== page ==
An email from Student Rights to Queen Mary (PDF), University of London, released under the Freedom of Information Act, reveals that Student Rights sought to have a week-long series of events critiquing the ‘war on terror’ cancelled. The ‘anti-extremism’ group pressured the university to stop the entire programme of talks on what seem to be highly spurious grounds.
The most revealing paragraph is at the end, where Student Rights researcher Rupert Sutton writes:
Here at Student Rights we would urge the university to reconsider their decision to allow this week to go ahead. Whilst discussing and criticising the legal issues associated with War on Terror should not be a topic which students cannot discuss, this event does not seek to do that. Instead, it seeks to inflame anger by fuelling grievances against the West and its response to those who would attack it. This has nothing to do with justice and will only serve to provoke hatred and division on our campuses.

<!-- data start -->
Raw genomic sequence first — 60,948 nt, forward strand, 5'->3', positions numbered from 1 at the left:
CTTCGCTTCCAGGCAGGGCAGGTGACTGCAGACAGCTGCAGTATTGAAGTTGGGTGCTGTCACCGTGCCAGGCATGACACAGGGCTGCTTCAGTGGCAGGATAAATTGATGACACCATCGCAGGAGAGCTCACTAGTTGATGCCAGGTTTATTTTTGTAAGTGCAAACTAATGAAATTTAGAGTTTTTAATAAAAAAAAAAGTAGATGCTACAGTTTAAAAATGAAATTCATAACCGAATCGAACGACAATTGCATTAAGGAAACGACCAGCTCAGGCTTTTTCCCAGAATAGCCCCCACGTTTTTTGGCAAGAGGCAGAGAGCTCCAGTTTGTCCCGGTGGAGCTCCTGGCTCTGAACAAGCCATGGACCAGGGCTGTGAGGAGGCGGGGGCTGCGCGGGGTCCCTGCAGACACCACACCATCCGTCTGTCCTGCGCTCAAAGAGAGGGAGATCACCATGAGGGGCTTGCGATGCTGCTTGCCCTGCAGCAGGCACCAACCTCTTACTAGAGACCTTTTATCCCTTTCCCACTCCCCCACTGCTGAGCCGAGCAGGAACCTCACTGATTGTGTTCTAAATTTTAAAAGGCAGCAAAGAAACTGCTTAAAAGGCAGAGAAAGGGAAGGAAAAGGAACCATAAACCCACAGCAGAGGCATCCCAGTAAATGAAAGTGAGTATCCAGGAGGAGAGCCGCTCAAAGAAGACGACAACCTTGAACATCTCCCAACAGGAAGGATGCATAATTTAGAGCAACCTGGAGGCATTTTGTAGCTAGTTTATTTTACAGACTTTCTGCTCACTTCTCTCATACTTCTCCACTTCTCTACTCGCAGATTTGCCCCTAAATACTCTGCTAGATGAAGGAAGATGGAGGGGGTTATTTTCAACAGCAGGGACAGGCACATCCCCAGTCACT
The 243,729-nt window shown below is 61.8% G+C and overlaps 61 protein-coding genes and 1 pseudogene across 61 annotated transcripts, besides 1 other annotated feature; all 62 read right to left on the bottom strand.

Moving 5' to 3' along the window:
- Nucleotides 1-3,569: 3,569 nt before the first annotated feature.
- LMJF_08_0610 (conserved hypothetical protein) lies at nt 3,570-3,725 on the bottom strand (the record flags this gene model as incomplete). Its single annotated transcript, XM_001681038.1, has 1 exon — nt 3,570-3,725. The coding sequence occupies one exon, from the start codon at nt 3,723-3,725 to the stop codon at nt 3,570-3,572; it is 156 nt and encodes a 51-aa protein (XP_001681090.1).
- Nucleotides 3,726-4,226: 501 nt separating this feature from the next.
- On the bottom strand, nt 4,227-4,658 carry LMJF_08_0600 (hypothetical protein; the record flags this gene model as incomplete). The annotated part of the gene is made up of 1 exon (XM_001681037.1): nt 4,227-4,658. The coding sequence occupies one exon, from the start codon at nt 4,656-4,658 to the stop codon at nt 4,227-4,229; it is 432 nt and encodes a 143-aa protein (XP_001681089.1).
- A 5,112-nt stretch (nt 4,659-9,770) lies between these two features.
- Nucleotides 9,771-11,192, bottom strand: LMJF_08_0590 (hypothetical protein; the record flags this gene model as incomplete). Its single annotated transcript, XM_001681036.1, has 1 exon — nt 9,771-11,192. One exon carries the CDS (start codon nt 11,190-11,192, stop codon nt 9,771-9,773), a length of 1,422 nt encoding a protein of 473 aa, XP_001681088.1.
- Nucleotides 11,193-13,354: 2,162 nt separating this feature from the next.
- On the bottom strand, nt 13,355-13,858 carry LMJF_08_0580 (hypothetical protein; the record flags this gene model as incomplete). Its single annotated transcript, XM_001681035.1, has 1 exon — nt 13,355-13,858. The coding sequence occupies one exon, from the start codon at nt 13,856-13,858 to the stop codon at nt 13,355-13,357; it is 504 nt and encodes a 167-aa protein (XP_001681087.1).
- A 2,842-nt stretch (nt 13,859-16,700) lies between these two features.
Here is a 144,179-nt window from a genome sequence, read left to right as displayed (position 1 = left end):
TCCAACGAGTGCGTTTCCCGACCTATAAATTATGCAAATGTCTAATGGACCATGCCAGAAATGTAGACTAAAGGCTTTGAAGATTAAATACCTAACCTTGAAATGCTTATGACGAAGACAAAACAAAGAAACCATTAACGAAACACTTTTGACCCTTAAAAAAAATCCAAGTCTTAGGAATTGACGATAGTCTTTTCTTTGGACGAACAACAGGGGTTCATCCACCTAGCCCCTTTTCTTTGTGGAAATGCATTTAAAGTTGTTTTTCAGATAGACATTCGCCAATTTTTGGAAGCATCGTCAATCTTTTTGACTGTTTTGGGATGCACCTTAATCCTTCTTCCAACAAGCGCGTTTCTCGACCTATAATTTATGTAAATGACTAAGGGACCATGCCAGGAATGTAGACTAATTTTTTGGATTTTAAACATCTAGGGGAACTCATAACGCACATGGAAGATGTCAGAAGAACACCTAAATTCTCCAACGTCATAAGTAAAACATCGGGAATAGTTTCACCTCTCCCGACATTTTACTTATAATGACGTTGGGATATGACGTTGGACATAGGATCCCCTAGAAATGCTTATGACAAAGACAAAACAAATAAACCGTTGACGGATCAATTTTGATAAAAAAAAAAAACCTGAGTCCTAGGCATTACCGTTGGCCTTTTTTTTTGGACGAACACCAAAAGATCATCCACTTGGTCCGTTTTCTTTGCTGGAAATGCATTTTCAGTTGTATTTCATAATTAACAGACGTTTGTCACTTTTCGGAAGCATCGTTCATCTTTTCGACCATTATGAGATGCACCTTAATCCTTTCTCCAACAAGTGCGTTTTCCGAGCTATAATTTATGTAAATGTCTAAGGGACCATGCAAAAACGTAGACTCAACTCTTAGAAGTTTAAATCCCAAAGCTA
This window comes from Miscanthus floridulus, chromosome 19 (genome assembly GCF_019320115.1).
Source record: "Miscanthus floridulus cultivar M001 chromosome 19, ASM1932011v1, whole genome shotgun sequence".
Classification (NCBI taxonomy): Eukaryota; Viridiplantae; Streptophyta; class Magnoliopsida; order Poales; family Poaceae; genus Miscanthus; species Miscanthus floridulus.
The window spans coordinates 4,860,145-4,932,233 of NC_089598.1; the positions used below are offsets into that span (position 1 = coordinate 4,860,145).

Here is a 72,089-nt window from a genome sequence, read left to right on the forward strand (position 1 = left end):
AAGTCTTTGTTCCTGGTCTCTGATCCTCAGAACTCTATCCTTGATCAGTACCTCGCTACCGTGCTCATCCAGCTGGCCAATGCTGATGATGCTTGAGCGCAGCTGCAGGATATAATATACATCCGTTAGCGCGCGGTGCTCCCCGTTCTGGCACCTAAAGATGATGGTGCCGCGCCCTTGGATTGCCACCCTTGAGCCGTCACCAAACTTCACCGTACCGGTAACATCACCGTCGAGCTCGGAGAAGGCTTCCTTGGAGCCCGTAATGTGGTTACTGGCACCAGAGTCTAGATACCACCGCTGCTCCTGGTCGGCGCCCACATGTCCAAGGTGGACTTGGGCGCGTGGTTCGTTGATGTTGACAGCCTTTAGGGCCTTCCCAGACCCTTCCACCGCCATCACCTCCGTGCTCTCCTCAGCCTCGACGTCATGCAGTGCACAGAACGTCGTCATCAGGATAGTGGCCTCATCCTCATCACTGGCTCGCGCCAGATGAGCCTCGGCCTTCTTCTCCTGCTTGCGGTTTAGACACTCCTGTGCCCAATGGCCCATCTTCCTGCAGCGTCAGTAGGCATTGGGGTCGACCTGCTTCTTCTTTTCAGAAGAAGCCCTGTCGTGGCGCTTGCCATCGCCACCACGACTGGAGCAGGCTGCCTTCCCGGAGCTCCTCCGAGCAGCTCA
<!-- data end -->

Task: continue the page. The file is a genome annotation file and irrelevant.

What seems clear from this suggestion is that, on the basis of incredibly broad and sweeping generalisations about a whole series of different student-organised events on campus, Student Rights sets itself up as the arbiter of what is acceptable for students to say and hear and while paying lip service to freedom of speech, seems to have little respect for it in practice.